Nowadays, there are more GRBL software options than there are GRBL settings! With so many to choose between, it can be difficult to pick the best GRBL software for your next CNC project.
However, choosing your GRBL controller software is easier than you think, and we’ve segmented each based on which specific areas it’s best for – so whichever you pick from our list, you’ll have one of the best GRBL controller software out.
Plus, if you learn to run your CNC with any of these, you’ll be able to run your CNC with any other GRBL software easily. All major GRBL controller software have similar widgets, features, and interfaces.
However, what sets the best GRBL software apart are their unique features – which we’ll explain in detail in this article.
UGS, cncjs, and OpenBuilds Control are the best GRBL controller software for CNC. Furthermore, LightBurn and LaserGRBL are the best GRBL software for lasers.
UGS is the best GRBL controller software overall. It’s robust, requires no external apps or libraries, installs easily, and has excellent jogging abilities.
Cncjs has the best networking abilities among all GRBL controller software. It’s the best option to install on Raspberry Pi, or when you add a touchscreen to your CNC.
OpenBuilds Control has a neat interface and can jog your machine from your phone.
LightBurn is the best GRBL software for lasers since it integrates excellent designing abilities. LightBurn is a standalone laser software, however, it’s not free.
LaserGRBL is the best GRBL software with laser-specific abilities such as controlling image contrast. LaserGRBL is outstanding for engraving images, however, it doesn’t offer design features.
Best GRBL Software – Reviews
UGS is a robust GRBL controller software.
UGS has separate jog settings for the Z axis.
UGS enjoys easy installation.
It is easy to set up GRBL with UGS.
UGS is compatible with Windows, macOS, and Linux.
UGS supports jogging with joysticks and gamepads.
UGS supports other controllers (smoothieware, tinyg, and g2core)
UGS is not the best option for Raspberry Pi (though UGS is compatible with it).
The Universal G Code Sender (UGS) is one of the best GRBL software for many reasons. It’s robust, and it has all the basic widgets you need to interact with GRBL – but UGS also has some other unique and useful features.
Useful Unique Features
UGS has different distance increments for jogging the Z axis. I’ve only seen this feature in UGS and consider it highly helpful for my projects.
Jogging is when you manually move your CNC machine by pressing a button (on the keyboard or a joystick, etc). However, GRBL is not the best for jogging – with serious shortcomings.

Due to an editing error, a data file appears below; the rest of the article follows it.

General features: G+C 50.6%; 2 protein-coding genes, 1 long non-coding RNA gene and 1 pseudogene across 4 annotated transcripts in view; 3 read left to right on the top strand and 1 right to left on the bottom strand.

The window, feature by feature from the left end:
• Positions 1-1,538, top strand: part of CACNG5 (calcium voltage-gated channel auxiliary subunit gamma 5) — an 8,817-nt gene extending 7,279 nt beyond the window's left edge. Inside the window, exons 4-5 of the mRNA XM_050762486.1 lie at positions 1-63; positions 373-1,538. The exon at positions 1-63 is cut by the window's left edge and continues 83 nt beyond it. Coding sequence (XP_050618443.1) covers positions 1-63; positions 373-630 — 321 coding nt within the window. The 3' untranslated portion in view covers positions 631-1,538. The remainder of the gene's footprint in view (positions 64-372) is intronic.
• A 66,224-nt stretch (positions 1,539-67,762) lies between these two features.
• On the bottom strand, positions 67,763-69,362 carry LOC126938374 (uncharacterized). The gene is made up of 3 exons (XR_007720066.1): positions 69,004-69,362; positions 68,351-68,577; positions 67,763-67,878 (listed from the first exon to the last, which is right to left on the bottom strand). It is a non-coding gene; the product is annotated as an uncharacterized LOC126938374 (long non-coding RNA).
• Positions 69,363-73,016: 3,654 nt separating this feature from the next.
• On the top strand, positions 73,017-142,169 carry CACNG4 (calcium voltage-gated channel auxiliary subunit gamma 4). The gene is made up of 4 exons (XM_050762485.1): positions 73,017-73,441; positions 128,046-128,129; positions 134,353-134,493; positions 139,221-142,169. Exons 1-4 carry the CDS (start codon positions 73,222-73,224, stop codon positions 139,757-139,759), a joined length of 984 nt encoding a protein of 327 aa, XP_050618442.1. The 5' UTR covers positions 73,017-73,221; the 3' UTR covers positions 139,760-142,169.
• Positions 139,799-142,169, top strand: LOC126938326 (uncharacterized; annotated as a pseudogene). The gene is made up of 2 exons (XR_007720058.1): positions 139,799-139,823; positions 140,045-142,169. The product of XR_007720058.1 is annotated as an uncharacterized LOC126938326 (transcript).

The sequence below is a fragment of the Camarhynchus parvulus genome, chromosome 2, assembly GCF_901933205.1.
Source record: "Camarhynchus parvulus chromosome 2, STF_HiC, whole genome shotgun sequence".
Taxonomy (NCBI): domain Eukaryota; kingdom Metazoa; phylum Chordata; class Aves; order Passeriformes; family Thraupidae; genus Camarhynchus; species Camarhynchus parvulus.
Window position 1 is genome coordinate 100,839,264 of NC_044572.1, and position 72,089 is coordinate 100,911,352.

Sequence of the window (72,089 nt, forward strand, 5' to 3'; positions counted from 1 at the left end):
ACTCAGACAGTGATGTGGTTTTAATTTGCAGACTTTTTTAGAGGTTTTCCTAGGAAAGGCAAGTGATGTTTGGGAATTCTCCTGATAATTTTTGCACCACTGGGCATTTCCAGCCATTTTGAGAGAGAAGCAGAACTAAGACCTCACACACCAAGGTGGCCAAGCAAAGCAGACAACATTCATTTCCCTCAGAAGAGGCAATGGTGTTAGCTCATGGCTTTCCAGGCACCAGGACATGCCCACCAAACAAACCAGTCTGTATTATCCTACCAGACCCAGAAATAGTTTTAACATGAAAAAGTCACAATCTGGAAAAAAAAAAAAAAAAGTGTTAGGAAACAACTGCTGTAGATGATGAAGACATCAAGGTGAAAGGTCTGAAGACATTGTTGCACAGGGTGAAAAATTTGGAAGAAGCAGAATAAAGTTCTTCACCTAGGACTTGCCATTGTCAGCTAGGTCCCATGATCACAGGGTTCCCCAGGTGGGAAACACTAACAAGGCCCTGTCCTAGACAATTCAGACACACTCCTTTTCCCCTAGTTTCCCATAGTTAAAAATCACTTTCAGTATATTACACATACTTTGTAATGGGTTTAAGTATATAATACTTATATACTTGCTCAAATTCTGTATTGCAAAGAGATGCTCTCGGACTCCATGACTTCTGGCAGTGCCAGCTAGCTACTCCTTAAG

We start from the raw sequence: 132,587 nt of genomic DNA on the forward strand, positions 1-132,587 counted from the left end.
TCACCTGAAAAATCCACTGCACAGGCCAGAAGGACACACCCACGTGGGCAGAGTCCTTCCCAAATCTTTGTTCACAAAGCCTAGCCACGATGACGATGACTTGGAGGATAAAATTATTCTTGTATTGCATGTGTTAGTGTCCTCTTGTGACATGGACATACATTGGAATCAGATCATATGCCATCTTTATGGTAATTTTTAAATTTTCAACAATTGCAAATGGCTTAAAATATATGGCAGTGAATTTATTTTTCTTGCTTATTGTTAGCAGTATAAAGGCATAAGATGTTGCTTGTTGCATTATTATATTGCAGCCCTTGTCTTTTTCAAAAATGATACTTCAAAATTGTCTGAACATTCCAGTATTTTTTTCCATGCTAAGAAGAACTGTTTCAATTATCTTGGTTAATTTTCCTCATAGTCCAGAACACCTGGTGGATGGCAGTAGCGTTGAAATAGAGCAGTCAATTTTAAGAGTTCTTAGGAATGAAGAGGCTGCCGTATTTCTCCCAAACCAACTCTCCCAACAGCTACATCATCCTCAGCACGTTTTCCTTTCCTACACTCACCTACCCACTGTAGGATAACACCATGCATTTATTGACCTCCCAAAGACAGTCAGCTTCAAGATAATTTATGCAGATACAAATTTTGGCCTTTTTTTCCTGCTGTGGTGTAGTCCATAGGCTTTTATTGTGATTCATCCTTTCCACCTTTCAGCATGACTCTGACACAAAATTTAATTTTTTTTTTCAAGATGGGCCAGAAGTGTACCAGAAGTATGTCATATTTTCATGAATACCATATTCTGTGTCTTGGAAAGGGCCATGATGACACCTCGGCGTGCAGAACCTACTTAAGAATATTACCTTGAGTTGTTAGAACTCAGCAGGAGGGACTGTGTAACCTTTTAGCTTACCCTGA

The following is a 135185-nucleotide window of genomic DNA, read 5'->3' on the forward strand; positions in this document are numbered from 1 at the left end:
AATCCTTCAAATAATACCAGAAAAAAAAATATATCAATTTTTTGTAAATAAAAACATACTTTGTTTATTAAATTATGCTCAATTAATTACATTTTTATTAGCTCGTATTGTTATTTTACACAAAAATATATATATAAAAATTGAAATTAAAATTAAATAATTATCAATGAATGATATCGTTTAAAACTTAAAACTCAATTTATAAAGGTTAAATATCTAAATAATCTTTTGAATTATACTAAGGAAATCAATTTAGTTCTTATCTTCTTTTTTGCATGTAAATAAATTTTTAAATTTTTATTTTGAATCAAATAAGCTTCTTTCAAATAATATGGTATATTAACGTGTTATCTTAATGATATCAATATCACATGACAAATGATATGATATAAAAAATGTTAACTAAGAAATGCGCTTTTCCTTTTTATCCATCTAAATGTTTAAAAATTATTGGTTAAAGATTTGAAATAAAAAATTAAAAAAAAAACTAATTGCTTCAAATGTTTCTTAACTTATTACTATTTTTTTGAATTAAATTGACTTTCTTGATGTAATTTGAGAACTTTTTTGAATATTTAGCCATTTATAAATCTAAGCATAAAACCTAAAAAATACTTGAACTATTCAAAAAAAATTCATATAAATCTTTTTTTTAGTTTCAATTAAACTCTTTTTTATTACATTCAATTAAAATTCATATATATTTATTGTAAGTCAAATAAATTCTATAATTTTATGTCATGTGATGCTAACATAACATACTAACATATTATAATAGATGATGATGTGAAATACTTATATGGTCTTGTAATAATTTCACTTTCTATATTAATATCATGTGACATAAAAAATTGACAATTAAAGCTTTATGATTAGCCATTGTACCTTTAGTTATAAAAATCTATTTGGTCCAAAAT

Some controllers jog in real time, and stop moving the CNC machine as soon as you tell them to stop (or if you stop sending them signals to move).
However, GRBL doesn’t listen to your jogging commands in real-time – GRBL only moves in increments, and you can’t stop it mid-travel.
Let’s assume that you’ve set your control software so that GRBL moves the CNC 50mm (about 2”) every time you press the jogging button. When you press the button, GRBL stops listening to any other command until it has covered the distance.
So, if you press the button by mistake, or realize that the machine is crashing into an obstacle, you can’t stop GRBL during the jog.
The control software has jog settings that specify how much GRBL moves your machine with each button press. But, UGS has one setting for the X and Y axes – and another for the Z axis.
This feature is useful since we move the Z axis at short distances. If we tell the Z axis to move in large steps like the Y axis, it risks jamming into the board, and can damage your stepper motor or its driver.
Therefore, you should use small settings in other GRBL software to stay safe. However, this requires compensating by pressing many times when jogging the X and Y axis.
Another cool feature is you can jog your CNC machine using a joystick or a gamepad with UGS.
Installation and Compatibility
UGS is open-source and free control software. It has always been robust and reliable in working with GRBL, never running into issues or bugs. UGS is compatible with Windows, macOS, Linux, and Linux ARM. You can download it here.
UGS is incredibly easy to install. It has no external dependencies (for example, external browsers or runtime libraries).
Setting up GRBL is also pretty easy with UGS – it has a list of GRBL settings along with what they do. You can also import your GRBL settings from a file.
Cncjs is robust GRBL controller software.
Cncjs can run on Raspberry Pi bug-free offering a touchscreen.
Cncjs has outstanding network abilities.
It’s easy to manipulate widgets in cncjs.
Cncjs has convenient buttons to override feeds and speeds.
Cncjs supports webcam.
Jogging has the same number of steps on all axes (unlike UGS).
Cncjs reads up to 400000 lines of g code.
Cncjs is the best GRBL software if your CNC machine has a Raspberry Pi.
Though, if your CNC doesn’t have Raspberry Pi, cncjs is still one of the best GRBL software, competing closely with UGS.
Adding Raspberry Pi to a CNC machine offers several benefits. Firstly, Raspberry Pi replaces your computer so you don’t need a dedicated laptop.
You can also add a touchscreen if you prefer, and control the CNC machine on sight without connecting a computer.
You need a browser to run cncjs, but it doesn’t require an internet connection. It just uses the browser’s network protocols to run, since your GRBL is on a serial port.
Cncjs has many widgets. It has a visualizer that reads g code commands and simulates the toolpath. But, if the software runs slow you can turn it off.
One of its widgets allows you to override feeds and speeds mid-operation, by 1% or 10%. You can override feeds and speeds in other control software too, but the 1% and 10% buttons are pretty convenient in cncjs (as opposed to entering numbers).
Cncjs is compatible with making useful macros such as corner probing, hole probing, semi-automatic tool change, and more. Formulating a macro to locate the Z axis at a specific height is quite helpful. You can adjust the Z-penetration from the same height in every toolpath, and this macro brings the tool to that specific height every time you run it.
Cncjs is the best software for controlling GRBL with a Raspberry Pi, and works smoothly and reliably – you won’t scratch your head trying to solve issues and bugs with cncjs.
Cncjs has amazing networking abilities – you can control the same serial port using several browsers. That means you can open cncjs in distinct browser pages and control your GRBL with them separately.
But cncjs doesn’t stop there. You can do this networking with different devices, too. For example, you can connect your CNC machine with a Raspberry Pi and your phone at the same time over a WIFI network.
So, you can go to your CNC machine, start an operation, and still send commands with a laptop or a phone over a wireless connection.
Cncjs also supports a webcam. So, you can add a webcam to your CNC machine and watch the workpiece and progress in your browser!
OpenBuilds Control has spoil board surfacing.
Jogging with your phone is possible with OpenBuilds Control.
OpenBuilds Control has instructions for steps/mm.
It is only compatible with GRBL (unlike cncjs and UGS).